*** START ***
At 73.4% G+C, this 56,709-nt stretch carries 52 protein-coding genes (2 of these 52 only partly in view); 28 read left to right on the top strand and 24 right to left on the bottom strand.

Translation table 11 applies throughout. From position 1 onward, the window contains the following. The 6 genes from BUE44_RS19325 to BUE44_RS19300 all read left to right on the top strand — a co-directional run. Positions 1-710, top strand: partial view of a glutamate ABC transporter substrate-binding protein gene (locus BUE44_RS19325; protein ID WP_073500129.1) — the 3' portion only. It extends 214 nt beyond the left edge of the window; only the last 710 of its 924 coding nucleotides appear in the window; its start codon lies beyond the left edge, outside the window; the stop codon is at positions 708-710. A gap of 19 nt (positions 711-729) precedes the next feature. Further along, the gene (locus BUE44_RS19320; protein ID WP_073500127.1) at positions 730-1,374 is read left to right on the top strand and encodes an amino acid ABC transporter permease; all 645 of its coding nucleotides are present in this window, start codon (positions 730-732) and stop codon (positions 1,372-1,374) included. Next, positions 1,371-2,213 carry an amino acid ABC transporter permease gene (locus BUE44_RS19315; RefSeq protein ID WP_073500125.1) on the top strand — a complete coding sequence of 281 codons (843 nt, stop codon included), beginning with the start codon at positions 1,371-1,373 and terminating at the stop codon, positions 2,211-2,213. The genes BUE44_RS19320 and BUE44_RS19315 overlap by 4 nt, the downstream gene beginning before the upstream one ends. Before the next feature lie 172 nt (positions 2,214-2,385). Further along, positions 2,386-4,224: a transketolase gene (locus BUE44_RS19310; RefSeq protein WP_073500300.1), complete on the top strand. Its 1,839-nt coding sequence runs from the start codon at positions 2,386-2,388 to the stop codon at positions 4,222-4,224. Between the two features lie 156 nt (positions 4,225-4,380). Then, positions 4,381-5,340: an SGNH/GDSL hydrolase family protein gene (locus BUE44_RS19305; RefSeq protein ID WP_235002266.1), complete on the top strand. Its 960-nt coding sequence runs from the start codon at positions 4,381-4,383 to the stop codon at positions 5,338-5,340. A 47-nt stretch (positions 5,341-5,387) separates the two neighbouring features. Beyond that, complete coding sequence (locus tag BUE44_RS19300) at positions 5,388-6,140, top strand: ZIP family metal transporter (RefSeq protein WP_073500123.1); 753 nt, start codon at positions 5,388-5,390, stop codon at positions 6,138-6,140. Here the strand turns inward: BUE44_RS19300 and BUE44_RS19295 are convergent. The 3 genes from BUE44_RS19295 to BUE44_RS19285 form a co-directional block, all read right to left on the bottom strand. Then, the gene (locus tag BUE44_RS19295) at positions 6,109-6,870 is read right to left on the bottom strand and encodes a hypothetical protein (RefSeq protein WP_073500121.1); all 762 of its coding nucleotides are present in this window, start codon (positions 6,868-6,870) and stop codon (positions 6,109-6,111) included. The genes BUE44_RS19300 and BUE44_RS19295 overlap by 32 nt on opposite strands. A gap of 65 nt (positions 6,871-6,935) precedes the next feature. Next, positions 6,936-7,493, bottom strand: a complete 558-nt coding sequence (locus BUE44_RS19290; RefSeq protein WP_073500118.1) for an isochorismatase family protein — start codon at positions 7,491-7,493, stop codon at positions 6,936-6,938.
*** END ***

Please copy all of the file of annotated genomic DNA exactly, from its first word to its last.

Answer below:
At 73.4% G+C, this 56,709-nt stretch carries 52 protein-coding genes (2 of these 52 only partly in view); 28 read left to right on the top strand and 24 right to left on the bottom strand.

Translation table 11 applies throughout. From position 1 onward, the window contains the following. The 6 genes from BUE44_RS19325 to BUE44_RS19300 all read left to right on the top strand — a co-directional run. Positions 1-710, top strand: partial view of a glutamate ABC transporter substrate-binding protein gene (locus BUE44_RS19325; protein ID WP_073500129.1) — the 3' portion only. It extends 214 nt beyond the left edge of the window; only the last 710 of its 924 coding nucleotides appear in the window; its start codon lies beyond the left edge, outside the window; the stop codon is at positions 708-710. A gap of 19 nt (positions 711-729) precedes the next feature. Further along, the gene (locus BUE44_RS19320; protein ID WP_073500127.1) at positions 730-1,374 is read left to right on the top strand and encodes an amino acid ABC transporter permease; all 645 of its coding nucleotides are present in this window, start codon (positions 730-732) and stop codon (positions 1,372-1,374) included. Next, positions 1,371-2,213 carry an amino acid ABC transporter permease gene (locus BUE44_RS19315; RefSeq protein ID WP_073500125.1) on the top strand — a complete coding sequence of 281 codons (843 nt, stop codon included), beginning with the start codon at positions 1,371-1,373 and terminating at the stop codon, positions 2,211-2,213. The genes BUE44_RS19320 and BUE44_RS19315 overlap by 4 nt, the downstream gene beginning before the upstream one ends. Before the next feature lie 172 nt (positions 2,214-2,385). Further along, positions 2,386-4,224: a transketolase gene (locus BUE44_RS19310; RefSeq protein WP_073500300.1), complete on the top strand. Its 1,839-nt coding sequence runs from the start codon at positions 2,386-2,388 to the stop codon at positions 4,222-4,224. Between the two features lie 156 nt (positions 4,225-4,380). Then, positions 4,381-5,340: an SGNH/GDSL hydrolase family protein gene (locus BUE44_RS19305; RefSeq protein ID WP_235002266.1), complete on the top strand. Its 960-nt coding sequence runs from the start codon at positions 4,381-4,383 to the stop codon at positions 5,338-5,340. A 47-nt stretch (positions 5,341-5,387) separates the two neighbouring features. Beyond that, complete coding sequence (locus tag BUE44_RS19300) at positions 5,388-6,140, top strand: ZIP family metal transporter (RefSeq protein WP_073500123.1); 753 nt, start codon at positions 5,388-5,390, stop codon at positions 6,138-6,140. Here the strand turns inward: BUE44_RS19300 and BUE44_RS19295 are convergent. The 3 genes from BUE44_RS19295 to BUE44_RS19285 form a co-directional block, all read right to left on the bottom strand. Then, the gene (locus tag BUE44_RS19295) at positions 6,109-6,870 is read right to left on the bottom strand and encodes a hypothetical protein (RefSeq protein WP_073500121.1); all 762 of its coding nucleotides are present in this window, start codon (positions 6,868-6,870) and stop codon (positions 6,109-6,111) included. The genes BUE44_RS19300 and BUE44_RS19295 overlap by 32 nt on opposite strands. A gap of 65 nt (positions 6,871-6,935) precedes the next feature. Next, positions 6,936-7,493, bottom strand: a complete 558-nt coding sequence (locus BUE44_RS19290; RefSeq protein WP_073500118.1) for an isochorismatase family protein — start codon at positions 7,491-7,493, stop codon at positions 6,936-6,938.